Thursday, July 08, 2010

Idling away

I've often wondered and worried over the past few years whether I should be playing more with my kids instead getting them to do the housework for me, I mean, with me and dragging them around town on errands. Should I spend most of my waking hours sitting on the floor teaching and playing and reading and talking with my kids? Should I plan every activity with their comfort and convenience in mind?

Here are the answers I've come up with respectively: Only if it's something I enjoy doing, too. And only if their discomfort and inconvenience will exponentially increase mine.

It sounds heartless in this day and age of hyper parenting to say what I just said. But, it's really not. The best thing I can do for my kids sometimes is to just leave them alone most of the time and take them along the rest of the time. Heck, I'm even finding that sometimes I need to leave the baby alone. Recently my 2 month old began sucking his two fingers to calm himself down when I can't get to him fast enough. Leaving Fiona, our 18 month old, is a dangerous proposition, but I have Fiona-proofing down to a science. She entertains herself in her own bedroom quite nicely. The other day, I left Danny alone in his room for more than an hour. He dug it, even though it was an extended time out. He went to the bathroom himself, returned to his room and closed the door.

And, honestly, I don't really enjoy playing with trains or play dough or making crafts. If making crafts were my thing, I'm sure my kids would be interested in it. It's not that I never play with my kids. It's just that I don't make that my main objective. It's not the only way to make my kids feel important and loved. I do that mainly by making them a part of the daily real activities around here.

Self-entertainment and self-sufficiency is important in this house and it's not because we don't care about our kids. It's important because we care about our kids. We don't want kids who are dependent on constant structure and external stimulation. We don't want kids who exist outside the realm of household duty. We want kids who can make their own fun and motivate themselves yet understand that life is not all fun and games, that chores are a shared responsibility and that work comes before play.

This evening, I felt like cooling off in the family-size blow up pool in our yard. So I did. The kids came, too, and we all had a fantastic time chilling out, literally, in the backyard. And when I felt like getting out, I got out. They didn't spend the rest of their time in the pool begging me to get in like they usually do. I sat in a lawn chair talking to baby Owen (all of 2 months old), who is quite the conversationalist these days, I must say. I just felt more like, well, a human being instead of a babysitter.

As for the housework, over the years, we've given Danny little jobs to do here and there. He was "taught" to sweep the kitchen floor shortly after he started walking. Currently, his favorite chore is what my husband calls the "squoosh and push." It involves putting rolls of toilet paper into a basket in our downstairs bathroom. He's real good at it, too; doesn't need a lick of help. I just set the package of toilet paper in the hall and he goes to it. I don't even have to trick my son, Tom Sawyer style, by telling him how much fun these chores are. Nor do I have to bribe him. My son knows he's doing work and he's proud. Today he was delighted to be helping me make a big "dentist" in the pile of laundry. "We've got a lot of work today," he repeated excitedly.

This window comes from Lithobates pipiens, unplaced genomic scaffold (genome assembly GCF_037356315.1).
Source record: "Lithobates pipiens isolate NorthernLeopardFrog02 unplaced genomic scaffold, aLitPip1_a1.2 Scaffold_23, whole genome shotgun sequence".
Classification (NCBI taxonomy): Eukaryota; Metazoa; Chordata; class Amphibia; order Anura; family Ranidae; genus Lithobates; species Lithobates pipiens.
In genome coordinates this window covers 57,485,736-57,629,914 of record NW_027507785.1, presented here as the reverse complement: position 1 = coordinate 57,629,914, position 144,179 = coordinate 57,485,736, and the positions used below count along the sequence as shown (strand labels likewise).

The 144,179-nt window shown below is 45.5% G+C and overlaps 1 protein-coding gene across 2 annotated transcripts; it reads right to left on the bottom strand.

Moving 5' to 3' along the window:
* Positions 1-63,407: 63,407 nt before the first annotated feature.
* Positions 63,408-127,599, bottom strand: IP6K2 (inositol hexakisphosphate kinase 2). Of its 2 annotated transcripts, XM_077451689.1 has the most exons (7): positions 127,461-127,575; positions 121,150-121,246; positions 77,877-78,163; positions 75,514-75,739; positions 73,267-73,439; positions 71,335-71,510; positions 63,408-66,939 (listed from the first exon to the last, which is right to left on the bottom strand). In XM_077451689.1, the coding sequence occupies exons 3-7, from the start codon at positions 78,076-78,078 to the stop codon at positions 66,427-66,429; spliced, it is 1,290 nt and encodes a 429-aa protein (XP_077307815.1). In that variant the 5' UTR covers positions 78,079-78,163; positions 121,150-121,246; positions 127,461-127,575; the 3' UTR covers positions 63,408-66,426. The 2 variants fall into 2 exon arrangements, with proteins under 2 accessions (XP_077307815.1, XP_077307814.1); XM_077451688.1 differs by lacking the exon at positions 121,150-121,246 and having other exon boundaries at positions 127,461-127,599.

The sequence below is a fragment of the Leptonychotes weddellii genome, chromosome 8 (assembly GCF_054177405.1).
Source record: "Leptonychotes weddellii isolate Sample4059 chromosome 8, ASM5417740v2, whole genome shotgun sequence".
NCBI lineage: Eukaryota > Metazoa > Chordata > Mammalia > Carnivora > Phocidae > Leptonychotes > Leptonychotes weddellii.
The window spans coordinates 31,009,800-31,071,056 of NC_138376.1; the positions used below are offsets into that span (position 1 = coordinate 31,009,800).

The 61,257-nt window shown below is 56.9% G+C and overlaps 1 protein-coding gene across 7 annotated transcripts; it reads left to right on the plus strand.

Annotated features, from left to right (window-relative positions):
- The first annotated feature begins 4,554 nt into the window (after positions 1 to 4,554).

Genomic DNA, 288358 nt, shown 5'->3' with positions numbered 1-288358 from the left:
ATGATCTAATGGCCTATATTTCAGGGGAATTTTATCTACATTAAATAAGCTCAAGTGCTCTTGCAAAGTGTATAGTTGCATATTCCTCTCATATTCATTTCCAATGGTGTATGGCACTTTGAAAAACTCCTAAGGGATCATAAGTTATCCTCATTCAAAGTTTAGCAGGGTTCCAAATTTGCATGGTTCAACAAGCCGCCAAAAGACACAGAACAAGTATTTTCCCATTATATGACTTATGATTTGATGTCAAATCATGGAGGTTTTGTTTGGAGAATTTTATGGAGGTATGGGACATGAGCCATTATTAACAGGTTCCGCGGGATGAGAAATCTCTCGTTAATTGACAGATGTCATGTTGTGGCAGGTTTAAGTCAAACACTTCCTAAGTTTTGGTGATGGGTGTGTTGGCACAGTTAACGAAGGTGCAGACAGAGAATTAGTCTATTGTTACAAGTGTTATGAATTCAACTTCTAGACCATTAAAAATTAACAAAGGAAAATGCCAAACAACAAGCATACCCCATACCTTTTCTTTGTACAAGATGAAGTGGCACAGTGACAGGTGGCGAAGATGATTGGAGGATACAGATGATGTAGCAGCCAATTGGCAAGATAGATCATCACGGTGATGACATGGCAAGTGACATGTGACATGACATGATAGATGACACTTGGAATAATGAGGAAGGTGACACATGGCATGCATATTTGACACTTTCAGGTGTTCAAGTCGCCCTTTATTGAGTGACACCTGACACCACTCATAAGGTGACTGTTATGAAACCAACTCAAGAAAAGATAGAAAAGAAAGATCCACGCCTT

The truth is that my kids want to be adults. They want to do grown up things. They want to use adult forks and spoons instead of the plastic or miniature metal utensils that barely work. They want to use the big broom and mop. They want to use the bar rags to clean the table and the baby wipes to shine the trash can. They want to stir and mix and crack eggs and add ingredients, real ingredients, to whatever I'm making. They want to sit in real chairs, not child-size chairs, booster seats and high chairs. They just use the child-sized chairs to see over the Dutch door in the kitchen or turn on lights and fans or look out the top part of the windows. More often than not, they don't want the kid's view of the world. They want to see what we see and do what we do.

And part of being an adult is slogging through the grocery store or to the post office or the bank, even when you don't want to.

The way I see it, I'm teaching my kids to be adults and my kids are teaching me to relax and just be a kid sometimes. It's a delicate balance.


Erin C. said...

I agree 100% and I have really enjoyed reading your blog posts! It is comforting to know that I am not alone with these thoughts! My son wants (and has always wanted) to do what we are doing, even the "boring" adult stuff like paying bills or cleaning windows. His plastic-y, educational toys? Completely ignored. So we roll with it, and it's refreshing to read about how you do it, too. :)

morris.ashley26 said...

It is so nice to know that I am not the only one who feels this way. Sometimes I worry I do not spend enough time with Zoe playing. But she is a strong willed independant 3 year old. She likes to entertain herself and she LOVES to help me with chores and cooking. It is good to know that there are others out there who have the same outlook. Very well written (as always) I enjoy reading about your kids esp. that spit-fire Fiona. Lol